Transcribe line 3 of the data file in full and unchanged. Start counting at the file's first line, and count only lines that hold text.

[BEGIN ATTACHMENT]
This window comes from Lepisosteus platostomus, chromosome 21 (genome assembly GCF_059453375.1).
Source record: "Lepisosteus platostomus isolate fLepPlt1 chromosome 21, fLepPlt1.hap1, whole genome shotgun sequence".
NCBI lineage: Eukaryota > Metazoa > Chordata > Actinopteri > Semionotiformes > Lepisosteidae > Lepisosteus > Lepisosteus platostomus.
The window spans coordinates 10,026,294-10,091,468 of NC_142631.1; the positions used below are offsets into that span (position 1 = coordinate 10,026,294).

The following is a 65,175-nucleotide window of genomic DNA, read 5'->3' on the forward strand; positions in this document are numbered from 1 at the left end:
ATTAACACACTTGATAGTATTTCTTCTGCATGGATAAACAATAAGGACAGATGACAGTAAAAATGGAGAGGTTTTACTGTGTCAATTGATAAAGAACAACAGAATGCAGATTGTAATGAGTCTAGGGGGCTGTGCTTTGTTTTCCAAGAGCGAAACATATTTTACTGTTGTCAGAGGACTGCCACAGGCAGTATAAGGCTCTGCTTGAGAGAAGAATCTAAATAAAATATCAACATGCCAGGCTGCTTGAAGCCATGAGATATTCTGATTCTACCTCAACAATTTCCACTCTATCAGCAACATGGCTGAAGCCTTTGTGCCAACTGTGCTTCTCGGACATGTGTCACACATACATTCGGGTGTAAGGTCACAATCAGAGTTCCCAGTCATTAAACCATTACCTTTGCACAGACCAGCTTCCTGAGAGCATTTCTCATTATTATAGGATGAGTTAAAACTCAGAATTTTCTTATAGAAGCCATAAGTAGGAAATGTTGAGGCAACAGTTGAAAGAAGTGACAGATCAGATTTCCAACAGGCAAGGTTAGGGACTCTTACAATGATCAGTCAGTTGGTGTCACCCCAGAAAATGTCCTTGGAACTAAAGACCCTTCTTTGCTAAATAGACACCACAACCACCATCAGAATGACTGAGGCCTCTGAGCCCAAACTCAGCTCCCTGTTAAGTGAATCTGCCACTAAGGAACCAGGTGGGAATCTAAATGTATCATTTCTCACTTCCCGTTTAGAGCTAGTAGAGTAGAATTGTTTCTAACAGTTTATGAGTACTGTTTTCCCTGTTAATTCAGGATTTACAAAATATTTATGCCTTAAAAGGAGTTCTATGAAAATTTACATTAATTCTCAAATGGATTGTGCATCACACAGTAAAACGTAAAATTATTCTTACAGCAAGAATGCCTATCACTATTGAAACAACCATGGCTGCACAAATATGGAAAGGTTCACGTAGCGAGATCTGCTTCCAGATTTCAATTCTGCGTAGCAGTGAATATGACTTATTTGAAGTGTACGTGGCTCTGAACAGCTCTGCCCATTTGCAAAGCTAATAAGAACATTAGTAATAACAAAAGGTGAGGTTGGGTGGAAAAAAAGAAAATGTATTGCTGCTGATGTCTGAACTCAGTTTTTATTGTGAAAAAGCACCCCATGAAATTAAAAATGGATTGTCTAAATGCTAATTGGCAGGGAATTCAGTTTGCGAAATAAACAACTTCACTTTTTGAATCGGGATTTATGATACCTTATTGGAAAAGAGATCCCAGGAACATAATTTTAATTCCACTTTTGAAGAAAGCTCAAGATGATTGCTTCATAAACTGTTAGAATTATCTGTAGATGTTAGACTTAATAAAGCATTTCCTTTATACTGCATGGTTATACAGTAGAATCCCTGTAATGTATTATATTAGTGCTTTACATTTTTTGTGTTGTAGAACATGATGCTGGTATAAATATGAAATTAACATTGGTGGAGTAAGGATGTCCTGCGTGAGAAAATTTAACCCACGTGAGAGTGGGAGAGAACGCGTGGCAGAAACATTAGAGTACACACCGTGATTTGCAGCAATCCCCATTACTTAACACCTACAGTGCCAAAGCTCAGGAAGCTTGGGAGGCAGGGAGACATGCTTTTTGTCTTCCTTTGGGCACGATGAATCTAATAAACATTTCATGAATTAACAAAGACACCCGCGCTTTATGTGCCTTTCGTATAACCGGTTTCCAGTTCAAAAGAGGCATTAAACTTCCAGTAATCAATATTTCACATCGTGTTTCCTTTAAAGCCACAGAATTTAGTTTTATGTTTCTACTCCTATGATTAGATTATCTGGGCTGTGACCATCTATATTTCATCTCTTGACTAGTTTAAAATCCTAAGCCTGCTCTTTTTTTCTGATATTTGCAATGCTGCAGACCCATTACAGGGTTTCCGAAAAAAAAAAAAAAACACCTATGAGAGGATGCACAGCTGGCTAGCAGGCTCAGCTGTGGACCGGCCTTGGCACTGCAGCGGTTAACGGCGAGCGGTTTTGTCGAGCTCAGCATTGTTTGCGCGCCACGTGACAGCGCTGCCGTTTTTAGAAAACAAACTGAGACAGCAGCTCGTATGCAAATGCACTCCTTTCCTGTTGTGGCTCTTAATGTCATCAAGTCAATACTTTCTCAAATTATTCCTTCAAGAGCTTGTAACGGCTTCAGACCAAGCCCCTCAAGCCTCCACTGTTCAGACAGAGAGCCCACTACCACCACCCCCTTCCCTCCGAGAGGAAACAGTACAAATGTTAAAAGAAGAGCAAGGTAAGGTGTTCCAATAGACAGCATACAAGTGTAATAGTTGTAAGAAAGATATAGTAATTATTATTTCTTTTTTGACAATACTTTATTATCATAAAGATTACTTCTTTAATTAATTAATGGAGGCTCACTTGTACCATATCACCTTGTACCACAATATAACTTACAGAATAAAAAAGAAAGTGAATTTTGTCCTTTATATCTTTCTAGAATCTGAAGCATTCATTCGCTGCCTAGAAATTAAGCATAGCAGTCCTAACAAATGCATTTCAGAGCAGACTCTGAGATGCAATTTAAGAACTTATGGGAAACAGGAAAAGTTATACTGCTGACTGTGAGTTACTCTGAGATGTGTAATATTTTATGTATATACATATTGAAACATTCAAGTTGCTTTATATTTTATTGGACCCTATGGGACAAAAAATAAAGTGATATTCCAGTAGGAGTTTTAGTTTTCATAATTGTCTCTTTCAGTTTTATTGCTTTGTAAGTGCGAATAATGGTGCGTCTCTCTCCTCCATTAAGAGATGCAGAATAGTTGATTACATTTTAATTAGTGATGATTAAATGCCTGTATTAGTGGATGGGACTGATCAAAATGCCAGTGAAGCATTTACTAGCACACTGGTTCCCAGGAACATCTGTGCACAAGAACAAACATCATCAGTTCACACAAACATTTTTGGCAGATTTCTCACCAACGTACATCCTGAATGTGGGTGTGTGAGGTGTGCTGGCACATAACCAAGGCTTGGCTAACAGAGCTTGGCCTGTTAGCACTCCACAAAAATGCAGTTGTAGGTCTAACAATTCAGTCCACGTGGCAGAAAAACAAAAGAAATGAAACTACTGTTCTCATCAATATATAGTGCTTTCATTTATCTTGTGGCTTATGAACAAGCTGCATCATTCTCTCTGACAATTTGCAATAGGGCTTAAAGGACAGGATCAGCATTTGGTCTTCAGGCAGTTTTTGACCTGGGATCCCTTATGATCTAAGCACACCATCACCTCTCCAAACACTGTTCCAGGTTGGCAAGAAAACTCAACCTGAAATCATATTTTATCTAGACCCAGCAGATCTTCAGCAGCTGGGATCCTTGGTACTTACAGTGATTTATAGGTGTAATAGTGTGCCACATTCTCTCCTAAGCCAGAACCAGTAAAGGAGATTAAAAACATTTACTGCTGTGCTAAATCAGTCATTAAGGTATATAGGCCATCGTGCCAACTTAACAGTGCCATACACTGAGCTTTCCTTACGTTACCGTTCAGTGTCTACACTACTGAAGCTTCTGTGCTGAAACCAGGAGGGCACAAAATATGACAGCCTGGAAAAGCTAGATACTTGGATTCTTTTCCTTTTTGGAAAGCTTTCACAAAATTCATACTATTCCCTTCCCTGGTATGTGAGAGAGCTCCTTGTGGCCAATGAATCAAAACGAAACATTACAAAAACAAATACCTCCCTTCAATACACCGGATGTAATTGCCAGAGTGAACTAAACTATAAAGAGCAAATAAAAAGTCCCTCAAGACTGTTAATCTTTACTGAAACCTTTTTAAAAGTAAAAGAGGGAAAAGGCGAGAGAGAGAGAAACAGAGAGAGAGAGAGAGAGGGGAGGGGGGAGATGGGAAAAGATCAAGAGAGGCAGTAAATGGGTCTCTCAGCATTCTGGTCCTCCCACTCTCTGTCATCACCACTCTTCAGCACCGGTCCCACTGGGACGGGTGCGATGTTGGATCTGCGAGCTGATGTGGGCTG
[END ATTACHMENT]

NCBI lineage: Eukaryota > Metazoa > Chordata > Actinopteri > Semionotiformes > Lepisosteidae > Lepisosteus > Lepisosteus platostomus.